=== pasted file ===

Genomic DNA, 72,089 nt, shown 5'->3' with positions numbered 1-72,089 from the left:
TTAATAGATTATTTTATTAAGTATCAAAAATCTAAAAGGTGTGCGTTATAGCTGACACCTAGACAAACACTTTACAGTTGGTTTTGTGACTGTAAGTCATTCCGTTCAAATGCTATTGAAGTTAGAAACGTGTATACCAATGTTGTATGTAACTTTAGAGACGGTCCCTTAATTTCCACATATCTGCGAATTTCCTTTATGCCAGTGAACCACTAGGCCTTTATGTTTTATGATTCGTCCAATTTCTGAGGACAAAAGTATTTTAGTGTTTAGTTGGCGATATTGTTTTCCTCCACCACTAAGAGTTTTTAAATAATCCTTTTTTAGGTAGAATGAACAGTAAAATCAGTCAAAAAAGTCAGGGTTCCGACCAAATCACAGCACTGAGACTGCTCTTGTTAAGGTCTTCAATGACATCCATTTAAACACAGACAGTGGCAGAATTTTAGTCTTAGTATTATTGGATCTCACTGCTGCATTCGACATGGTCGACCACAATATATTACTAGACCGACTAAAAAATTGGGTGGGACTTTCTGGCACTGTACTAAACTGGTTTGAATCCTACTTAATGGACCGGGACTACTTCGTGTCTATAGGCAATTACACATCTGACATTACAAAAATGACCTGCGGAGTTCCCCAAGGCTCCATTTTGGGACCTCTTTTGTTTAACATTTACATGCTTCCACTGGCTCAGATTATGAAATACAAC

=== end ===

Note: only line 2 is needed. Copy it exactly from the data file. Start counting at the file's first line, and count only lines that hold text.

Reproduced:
TTAATAGATTATTTTATTAAGTATCAAAAATCTAAAAGGTGTGCGTTATAGCTGACACCTAGACAAACACTTTACAGTTGGTTTTGTGACTGTAAGTCATTCCGTTCAAATGCTATTGAAGTTAGAAACGTGTATACCAATGTTGTATGTAACTTTAGAGACGGTCCCTTAATTTCCACATATCTGCGAATTTCCTTTATGCCAGTGAACCACTAGGCCTTTATGTTTTATGATTCGTCCAATTTCTGAGGACAAAAGTATTTTAGTGTTTAGTTGGCGATATTGTTTTCCTCCACCACTAAGAGTTTTTAAATAATCCTTTTTTAGGTAGAATGAACAGTAAAATCAGTCAAAAAAGTCAGGGTTCCGACCAAATCACAGCACTGAGACTGCTCTTGTTAAGGTCTTCAATGACATCCATTTAAACACAGACAGTGGCAGAATTTTAGTCTTAGTATTATTGGATCTCACTGCTGCATTCGACATGGTCGACCACAATATATTACTAGACCGACTAAAAAATTGGGTGGGACTTTCTGGCACTGTACTAAACTGGTTTGAATCCTACTTAATGGACCGGGACTACTTCGTGTCTATAGGCAATTACACATCTGACATTACAAAAATGACCTGCGGAGTTCCCCAAGGCTCCATTTTGGGACCTCTTTTGTTTAACATTTACATGCTTCCACTGGCTCAGATTATGAAATACAAC